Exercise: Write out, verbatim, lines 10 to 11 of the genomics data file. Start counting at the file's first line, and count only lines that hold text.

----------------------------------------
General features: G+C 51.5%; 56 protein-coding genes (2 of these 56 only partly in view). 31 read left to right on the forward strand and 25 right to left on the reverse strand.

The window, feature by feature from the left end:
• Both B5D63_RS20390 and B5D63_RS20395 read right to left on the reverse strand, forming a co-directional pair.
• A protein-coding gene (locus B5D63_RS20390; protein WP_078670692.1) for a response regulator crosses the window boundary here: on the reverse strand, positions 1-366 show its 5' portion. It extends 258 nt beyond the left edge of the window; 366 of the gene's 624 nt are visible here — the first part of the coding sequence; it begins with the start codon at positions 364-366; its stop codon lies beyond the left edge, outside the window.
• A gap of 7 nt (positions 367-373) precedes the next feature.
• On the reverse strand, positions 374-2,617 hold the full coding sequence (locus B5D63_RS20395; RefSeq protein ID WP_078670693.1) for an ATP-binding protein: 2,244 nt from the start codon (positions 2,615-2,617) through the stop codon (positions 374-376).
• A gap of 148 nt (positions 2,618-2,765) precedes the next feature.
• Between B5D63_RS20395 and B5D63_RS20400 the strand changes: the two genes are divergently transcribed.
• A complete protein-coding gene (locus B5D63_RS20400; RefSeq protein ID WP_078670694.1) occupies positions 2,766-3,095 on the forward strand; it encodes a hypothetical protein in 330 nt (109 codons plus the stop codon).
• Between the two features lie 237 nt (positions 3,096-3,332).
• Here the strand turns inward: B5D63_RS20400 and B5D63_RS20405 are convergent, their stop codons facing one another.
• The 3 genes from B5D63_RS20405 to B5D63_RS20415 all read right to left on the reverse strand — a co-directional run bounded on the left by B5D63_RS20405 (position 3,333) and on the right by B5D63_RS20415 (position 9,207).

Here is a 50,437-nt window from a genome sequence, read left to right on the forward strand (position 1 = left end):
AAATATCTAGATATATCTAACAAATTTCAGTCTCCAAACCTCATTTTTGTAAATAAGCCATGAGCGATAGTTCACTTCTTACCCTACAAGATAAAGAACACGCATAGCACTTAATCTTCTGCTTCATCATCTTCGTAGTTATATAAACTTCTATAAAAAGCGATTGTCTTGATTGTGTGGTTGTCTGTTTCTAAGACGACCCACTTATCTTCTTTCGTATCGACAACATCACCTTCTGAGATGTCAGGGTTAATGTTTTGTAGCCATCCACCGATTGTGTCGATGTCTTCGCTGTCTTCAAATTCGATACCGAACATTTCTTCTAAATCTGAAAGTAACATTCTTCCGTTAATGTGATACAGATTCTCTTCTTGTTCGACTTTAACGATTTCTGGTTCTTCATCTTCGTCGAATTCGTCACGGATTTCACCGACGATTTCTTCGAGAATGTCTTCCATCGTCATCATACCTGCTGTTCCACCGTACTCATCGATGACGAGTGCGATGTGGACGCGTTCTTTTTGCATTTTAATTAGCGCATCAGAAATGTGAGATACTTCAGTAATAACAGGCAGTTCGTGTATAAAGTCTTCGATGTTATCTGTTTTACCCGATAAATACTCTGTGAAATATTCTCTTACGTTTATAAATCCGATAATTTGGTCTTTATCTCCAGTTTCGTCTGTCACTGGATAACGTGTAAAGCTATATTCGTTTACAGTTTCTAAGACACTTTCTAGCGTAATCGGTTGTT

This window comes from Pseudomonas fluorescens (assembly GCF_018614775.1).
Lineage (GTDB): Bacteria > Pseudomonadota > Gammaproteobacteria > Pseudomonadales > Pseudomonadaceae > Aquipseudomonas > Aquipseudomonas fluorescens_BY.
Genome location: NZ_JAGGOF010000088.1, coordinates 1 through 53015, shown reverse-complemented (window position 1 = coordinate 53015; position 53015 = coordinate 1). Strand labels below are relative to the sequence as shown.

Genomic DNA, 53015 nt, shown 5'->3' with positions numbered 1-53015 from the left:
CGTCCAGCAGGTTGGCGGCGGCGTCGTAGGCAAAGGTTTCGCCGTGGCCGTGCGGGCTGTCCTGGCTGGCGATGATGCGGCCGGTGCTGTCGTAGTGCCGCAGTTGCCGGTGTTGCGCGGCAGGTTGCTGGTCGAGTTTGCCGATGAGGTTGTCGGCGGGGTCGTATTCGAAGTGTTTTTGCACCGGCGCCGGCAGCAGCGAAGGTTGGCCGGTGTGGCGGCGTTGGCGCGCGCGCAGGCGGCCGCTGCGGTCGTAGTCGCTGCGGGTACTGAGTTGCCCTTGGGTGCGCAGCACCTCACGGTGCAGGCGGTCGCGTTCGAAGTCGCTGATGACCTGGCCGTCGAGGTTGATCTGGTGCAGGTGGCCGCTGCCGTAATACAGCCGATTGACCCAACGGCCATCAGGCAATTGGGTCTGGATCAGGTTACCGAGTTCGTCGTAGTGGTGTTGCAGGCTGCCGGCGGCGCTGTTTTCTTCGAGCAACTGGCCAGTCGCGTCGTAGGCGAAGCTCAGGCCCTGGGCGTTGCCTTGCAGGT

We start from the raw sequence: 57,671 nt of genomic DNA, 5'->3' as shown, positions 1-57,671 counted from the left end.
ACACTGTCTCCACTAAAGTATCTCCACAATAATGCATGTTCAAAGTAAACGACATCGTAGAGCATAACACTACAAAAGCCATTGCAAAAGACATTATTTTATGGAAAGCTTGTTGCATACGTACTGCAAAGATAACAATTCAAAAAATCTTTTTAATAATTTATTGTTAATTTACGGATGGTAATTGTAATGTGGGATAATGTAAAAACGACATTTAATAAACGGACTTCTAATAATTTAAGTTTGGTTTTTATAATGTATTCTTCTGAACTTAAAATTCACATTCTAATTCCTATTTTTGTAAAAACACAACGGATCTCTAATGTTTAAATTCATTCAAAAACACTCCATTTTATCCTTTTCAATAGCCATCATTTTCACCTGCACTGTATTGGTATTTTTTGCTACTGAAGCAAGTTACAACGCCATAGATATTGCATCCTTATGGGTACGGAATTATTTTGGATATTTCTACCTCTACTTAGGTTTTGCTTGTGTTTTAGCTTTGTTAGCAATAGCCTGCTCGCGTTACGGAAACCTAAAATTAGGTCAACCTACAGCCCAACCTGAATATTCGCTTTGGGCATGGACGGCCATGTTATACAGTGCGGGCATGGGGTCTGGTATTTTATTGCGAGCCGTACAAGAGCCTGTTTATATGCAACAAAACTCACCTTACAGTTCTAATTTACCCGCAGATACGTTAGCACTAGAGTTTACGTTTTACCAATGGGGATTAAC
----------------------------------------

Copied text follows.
• Between the two features lie 237 nt (positions 3,096-3,332).
• Here the strand turns inward: B5D63_RS20400 and B5D63_RS20405 are convergent, their stop codons facing one another.